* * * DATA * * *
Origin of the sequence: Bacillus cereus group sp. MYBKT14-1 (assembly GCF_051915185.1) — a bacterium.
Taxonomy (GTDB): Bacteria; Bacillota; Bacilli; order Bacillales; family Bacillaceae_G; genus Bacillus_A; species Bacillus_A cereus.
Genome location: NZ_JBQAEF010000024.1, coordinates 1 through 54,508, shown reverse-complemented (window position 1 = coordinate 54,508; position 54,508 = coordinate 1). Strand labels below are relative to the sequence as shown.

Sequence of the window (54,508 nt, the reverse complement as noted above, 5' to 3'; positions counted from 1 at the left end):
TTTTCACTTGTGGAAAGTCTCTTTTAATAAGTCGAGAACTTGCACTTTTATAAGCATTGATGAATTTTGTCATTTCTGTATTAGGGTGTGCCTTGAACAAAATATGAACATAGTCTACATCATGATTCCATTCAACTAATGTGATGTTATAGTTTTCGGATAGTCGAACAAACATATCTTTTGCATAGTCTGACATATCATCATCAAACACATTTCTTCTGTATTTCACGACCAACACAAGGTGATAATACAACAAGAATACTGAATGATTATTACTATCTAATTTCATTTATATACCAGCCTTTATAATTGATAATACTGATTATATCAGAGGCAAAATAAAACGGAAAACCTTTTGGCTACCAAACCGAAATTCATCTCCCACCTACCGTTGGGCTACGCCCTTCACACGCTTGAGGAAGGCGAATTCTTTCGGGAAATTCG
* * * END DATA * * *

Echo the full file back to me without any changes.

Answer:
Origin of the sequence: Bacillus cereus group sp. MYBKT14-1 (assembly GCF_051915185.1) — a bacterium.
Taxonomy (GTDB): Bacteria; Bacillota; Bacilli; order Bacillales; family Bacillaceae_G; genus Bacillus_A; species Bacillus_A cereus.
Genome location: NZ_JBQAEF010000024.1, coordinates 1 through 54,508, shown reverse-complemented (window position 1 = coordinate 54,508; position 54,508 = coordinate 1). Strand labels below are relative to the sequence as shown.

Sequence of the window (54,508 nt, the reverse complement as noted above, 5' to 3'; positions counted from 1 at the left end):
TTTTCACTTGTGGAAAGTCTCTTTTAATAAGTCGAGAACTTGCACTTTTATAAGCATTGATGAATTTTGTCATTTCTGTATTAGGGTGTGCCTTGAACAAAATATGAACATAGTCTACATCATGATTCCATTCAACTAATGTGATGTTATAGTTTTCGGATAGTCGAACAAACATATCTTTTGCATAGTCTGACATATCATCATCAAACACATTTCTTCTGTATTTCACGACCAACACAAGGTGATAATACAACAAGAATACTGAATGATTATTACTATCTAATTTCATTTATATACCAGCCTTTATAATTGATAATACTGATTATATCAGAGGCAAAATAAAACGGAAAACCTTTTGGCTACCAAACCGAAATTCATCTCCCACCTACCGTTGGGCTACGCCCTTCACACGCTTGAGGAAGGCGAATTCTTTCGGGAAATTCG